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Ocean Acidification Due to Elevated Levels of Carbon Dioxide Prohibits Reef Growth 

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Artificially acidified seawater is released over the reefs, with a red dye to monitor distribution (Photo: Aaron Takeo Ninokawa)

In the wake of the mass coral bleaching events over the past few years, a new study has found that ocean acidification, caused by elevated levels of atmospheric carbon dioxide dissolving into the ocean, may have a detrimental impact on the ability of coral reefs to regenerate in the future.

Mixed with water, CO2 forms carbonic acid, which is capable of dissolving the calcium carbonate 'skeletons' that are formed by reef-building corals during their metabolic cycle. Concentrations of the acid in the world's oceans are not high enough to reduce the extent of the reef by itself, but they do slow the rate of 'calcification' – the process by which the skeletons are formed – and therefore inhibit the growth of new reef structures. According to the report, published this week in Nature, this '[reduction in] calcification, coupled with increased bioerosion and dissolution, may drive reefs into a state of net loss this century.' 

The acidity or alkalinity (technically 'basicity') is measured on the pH scale. Solutions with a pH level of 7 (such as pure water) are non-reactive, anything with a pH level under 7 is classed as 'acidic', and anything over 7 is classed as 'alkaline' or 'basic'. The current pH level of the world's oceans averages at 8.1, a reduction from the pH level of 8.2 associated with the pre-industrial era.

To perform the experiment, the team of researchers constructed a tank, filled with seawater, which was saturated with carbon dioxide, and released it over 400 square metres of reef near One Tree Island, in the southern part of the Great Barrier Reef. This reduced the pH level of the surrounding seawater to just under 8.0, which is the predicted pH level of the ocean by 2060, should atmospheric CO2 continue to increase at its current rate.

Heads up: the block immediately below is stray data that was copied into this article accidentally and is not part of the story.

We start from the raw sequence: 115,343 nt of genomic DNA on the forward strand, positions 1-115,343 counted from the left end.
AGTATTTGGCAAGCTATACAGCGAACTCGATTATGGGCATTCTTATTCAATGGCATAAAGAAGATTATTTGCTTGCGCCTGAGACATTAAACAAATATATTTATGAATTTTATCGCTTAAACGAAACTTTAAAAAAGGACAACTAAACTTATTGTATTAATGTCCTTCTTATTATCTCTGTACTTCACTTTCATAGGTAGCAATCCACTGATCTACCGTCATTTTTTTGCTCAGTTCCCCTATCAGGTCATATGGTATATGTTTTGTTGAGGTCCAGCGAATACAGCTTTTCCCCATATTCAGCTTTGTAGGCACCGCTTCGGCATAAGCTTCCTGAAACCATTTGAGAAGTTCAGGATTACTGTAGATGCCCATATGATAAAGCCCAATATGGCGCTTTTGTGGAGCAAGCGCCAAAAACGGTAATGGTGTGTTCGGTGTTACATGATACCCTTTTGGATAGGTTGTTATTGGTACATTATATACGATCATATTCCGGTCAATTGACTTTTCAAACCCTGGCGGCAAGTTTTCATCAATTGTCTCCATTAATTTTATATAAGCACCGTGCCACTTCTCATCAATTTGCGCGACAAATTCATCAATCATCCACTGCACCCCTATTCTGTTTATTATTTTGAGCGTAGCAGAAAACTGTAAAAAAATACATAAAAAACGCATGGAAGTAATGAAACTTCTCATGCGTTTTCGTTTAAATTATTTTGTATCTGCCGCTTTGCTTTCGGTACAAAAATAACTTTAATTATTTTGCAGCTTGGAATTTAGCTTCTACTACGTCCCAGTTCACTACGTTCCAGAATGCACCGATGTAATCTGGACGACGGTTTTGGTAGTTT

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The Great Barrier Reef has been hit bt back-to-back bleaching events

The researchers, led by Dr Rebecca Albright, assistant curator at the California Academy of Science and Ken Caldeira of the Carnegie Institution of Science, found that the rate of calcification decreased by as much as 30 per cent, a worrying figure based on only a slight reduction in pH levels. Dr Albright said that this was much greater than the 15 per cent found in previous studies, but also noted that those studies had been conducted on individual corals in a laboratory, and not on an open reef.

'Coral reefs are so much more than just corals,' said Dr Albright. 'We're really looking at the cumulative response of the entire system, not just coral.'

The new research follows a 2016 experiment by the same team in which they increased the alkalinity of the sea water surrounding a coral reef to reflect the pH level of 8.2 from the pre-industrial era. There, they found that the rate of calcification increased with the change in the sea water's chemical composition.

Recent coral bleaching events have demonstrated that reef recovery is already jeopardised, as a rapid succession of El Nino events has demonstrated. Although the acidification process does not cause reef death in the same way as bleaching, Dr Albright notes that 'temperature and ocean acidification are acting in tandem at different scales and on different processes, but they're both eroding away the resilience of these systems,' 

The impact on reefs in years to come remains uncertain, but there are a growing number of indications that the recovery of damaged reefs will be compromised well into the future. 'Coral reefs offer economic opportunities to their surrounding communities from fishing and tourism,' said Dr Caldeira. 'But for me, the reef is a beautiful and diverse outpouring of life that we are harming with our carbon dioxide emissions. For the denizens of the reef, there's not a moment to lose in building an energy system that doesn't dump its waste into the sky or sea.'

 

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